The Tehachapi City Council will have to review the approval of a motel project in the Capital Hills area north of Highway 58 near Mill Street since the Tehachapi Planning Commission's approval of the project has been appealed.
Last year, the Commission approved construction of a Motel 6 on the property. Airport business owner Ken Hetge appealed that decision, but the appeal was moot after the property owner withdrew the project.
Since then, motel developer Terry Delamater received approval from the Commission to build a project called the Tehachapi Inn on the property. On Monday afternoon, Jan. 28, Hetge appealed that decision, paying the City of Tehachapi $1561 to require the City Council to review the decision.
Hetge's latest appeal is a duplicate of the one he filed on Oct. 22 following the initial approval of a Motel 6 on Oct. 8. Delamater withdrew the original proposal after severing ties with Motel 6.
The Planning Commission then approved a revised version of a 72-room non-franchise hotel at its Jan. 14 meeting. As proposed, the motel would be a three-story, 25,319 square foot structure located north and adjacent to Capital Hills Parkway, east of Magellan Drive and west of Challenger Drive.
Hetge and others believe this area is too close to the protected flight path of aircraft arriving at and departing from the Tehachapi Airport.
"Its nothing but a tragedy that the city would allow a single developer to intimidate them into supporting a project that jeopardizes one of the important most pieces of public infrastructure that exists in the city," Hetge said.
The basis of Hetge's appeal is what he believes is a lack of compliance with the Airport Land Use Compatibility Plan and guidelines set forth by the state of California Department of Transportation, Division of Aeronautics.
"Even though the developer has moved his building approximately 15-feet to get it to comply with out-of-date published air safety zone requirements, the inherent risk of the location a single line cannot be the determining factor on whether a hotel guest lives or dies should an aircraft accident occur," Hetge told the commission, which at its meeting on Jan. 8 listened to pilots, hanger owners and interested citizens as they expressed concerns over the safety for both pilots and future motel occupants.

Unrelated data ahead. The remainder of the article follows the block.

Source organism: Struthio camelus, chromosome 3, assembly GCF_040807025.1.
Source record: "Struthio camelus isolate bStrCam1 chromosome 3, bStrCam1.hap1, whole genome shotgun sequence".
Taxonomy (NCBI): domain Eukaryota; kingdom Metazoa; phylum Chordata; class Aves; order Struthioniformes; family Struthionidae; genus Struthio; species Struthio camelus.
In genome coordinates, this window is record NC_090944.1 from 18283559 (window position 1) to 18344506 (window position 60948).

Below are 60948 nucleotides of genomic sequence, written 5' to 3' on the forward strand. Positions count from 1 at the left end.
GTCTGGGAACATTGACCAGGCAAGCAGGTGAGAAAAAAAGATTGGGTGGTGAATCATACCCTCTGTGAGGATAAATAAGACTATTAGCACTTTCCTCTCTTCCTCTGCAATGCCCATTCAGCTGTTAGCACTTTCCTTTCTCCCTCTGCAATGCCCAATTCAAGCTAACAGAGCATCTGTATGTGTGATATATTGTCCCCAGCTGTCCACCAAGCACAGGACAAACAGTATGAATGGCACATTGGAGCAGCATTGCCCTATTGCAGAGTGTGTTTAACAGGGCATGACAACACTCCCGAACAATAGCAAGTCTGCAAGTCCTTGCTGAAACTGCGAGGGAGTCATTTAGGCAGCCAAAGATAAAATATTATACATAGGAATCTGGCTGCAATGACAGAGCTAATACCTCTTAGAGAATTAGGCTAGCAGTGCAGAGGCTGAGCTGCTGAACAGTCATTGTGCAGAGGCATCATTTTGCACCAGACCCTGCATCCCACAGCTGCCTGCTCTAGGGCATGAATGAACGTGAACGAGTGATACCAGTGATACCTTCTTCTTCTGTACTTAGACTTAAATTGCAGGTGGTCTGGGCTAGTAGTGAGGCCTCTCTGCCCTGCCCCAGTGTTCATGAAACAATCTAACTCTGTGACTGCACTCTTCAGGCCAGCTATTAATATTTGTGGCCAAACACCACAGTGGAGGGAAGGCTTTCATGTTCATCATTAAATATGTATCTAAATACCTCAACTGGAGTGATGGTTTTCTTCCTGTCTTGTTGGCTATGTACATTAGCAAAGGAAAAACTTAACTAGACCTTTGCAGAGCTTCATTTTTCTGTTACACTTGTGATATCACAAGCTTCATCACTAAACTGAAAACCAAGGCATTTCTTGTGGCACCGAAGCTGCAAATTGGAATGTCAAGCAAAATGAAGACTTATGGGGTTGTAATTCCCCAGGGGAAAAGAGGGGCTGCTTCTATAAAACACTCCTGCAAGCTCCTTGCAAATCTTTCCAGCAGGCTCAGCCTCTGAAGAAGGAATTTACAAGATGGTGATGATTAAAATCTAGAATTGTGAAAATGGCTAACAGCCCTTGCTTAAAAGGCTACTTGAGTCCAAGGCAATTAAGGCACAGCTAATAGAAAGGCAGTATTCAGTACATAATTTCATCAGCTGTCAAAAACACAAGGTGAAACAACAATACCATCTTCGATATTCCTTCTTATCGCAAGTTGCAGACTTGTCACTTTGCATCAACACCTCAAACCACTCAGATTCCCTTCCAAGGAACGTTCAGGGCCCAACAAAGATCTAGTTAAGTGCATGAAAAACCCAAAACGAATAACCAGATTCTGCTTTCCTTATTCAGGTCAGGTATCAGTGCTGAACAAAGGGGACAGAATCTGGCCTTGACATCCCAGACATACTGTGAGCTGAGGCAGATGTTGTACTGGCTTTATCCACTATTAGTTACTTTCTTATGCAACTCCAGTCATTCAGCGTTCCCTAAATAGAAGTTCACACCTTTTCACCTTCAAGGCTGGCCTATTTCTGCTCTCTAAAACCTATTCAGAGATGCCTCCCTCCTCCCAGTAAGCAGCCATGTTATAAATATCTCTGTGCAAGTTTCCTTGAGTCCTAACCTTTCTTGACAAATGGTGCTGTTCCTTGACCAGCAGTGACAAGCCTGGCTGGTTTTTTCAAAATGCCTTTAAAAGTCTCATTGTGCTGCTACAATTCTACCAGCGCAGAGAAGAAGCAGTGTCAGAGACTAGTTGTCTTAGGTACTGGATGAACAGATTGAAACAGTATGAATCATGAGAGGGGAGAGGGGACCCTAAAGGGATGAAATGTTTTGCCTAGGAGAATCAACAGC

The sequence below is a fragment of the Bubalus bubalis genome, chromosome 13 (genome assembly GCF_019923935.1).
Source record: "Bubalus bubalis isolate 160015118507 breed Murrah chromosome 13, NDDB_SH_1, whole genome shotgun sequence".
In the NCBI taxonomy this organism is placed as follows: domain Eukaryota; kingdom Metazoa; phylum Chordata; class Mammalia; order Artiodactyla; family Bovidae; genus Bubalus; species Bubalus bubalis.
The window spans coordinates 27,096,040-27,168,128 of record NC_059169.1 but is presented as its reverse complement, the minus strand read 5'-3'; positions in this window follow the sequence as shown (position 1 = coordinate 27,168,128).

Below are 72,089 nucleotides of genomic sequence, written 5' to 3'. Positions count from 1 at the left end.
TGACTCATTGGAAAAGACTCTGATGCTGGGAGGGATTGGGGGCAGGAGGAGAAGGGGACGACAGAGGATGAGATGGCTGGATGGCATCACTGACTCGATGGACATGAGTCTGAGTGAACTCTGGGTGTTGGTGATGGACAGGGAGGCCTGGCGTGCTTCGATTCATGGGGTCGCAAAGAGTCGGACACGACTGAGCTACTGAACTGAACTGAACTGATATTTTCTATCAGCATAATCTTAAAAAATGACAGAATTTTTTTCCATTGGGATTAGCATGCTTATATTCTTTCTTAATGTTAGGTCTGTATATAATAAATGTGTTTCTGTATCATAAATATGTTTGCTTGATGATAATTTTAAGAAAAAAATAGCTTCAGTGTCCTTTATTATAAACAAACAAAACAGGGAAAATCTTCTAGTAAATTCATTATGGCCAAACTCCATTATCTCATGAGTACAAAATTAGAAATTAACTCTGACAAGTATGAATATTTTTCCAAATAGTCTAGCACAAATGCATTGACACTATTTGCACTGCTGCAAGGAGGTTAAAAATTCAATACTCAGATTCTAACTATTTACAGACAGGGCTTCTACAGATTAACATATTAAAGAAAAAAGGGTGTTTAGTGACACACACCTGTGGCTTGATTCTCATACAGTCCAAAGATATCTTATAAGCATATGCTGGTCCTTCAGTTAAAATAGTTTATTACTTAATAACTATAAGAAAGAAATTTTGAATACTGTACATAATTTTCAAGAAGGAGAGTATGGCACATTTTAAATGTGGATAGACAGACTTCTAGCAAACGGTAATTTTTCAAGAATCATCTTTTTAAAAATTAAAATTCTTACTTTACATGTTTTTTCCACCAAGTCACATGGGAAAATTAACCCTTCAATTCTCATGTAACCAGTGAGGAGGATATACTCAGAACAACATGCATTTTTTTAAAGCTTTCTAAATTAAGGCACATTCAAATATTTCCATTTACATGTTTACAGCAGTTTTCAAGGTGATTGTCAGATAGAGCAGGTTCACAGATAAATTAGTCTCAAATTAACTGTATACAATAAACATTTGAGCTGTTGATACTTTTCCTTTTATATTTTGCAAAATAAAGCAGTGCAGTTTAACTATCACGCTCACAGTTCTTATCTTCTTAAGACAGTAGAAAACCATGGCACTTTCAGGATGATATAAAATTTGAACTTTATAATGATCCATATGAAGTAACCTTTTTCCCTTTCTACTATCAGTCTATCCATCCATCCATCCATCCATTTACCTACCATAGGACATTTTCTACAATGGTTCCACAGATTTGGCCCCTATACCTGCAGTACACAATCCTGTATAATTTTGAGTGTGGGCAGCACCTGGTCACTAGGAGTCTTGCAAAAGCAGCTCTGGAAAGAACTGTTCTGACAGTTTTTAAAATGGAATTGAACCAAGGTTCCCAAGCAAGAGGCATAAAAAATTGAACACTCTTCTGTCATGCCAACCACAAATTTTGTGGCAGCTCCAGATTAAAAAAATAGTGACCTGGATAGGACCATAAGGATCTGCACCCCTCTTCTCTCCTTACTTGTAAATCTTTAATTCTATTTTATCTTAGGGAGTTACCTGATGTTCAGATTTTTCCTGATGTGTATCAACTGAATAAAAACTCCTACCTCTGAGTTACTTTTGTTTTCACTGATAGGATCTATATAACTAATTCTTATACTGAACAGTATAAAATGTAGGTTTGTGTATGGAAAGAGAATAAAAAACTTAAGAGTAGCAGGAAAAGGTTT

"The city management's lack of understanding of the current air traffic in and out of the airport is one of the primary causes of this crisis," Hetge said. "It is critical that the city undertake an immediate review of current airport operations and flight paths and apply the current state guidelines to development around the airport."
In response to the filing, City Engineer Jay Schlosser said the city is a little confused as to the reasons for the appeal, since the original objection from the pilot's association was that that the proposed hotel either encroached or potentially encroached into the B1 compatibility zone.
"The revised proposed project clearly lies outside of the B1 in the D zone," he said. "The only remaining theory for the objection from the pilots is that a handful of them simply don't want the motel to be built at all."
And while Schlosser said that the city has made sure the developer has followed the letter of the law, the pilots and Hetge will get their chance to have the appeal heard before the Tehachapi City Council at its regular meeting at 6 p.m. Tuesday, Feb. 19 at the Beekay Theatre.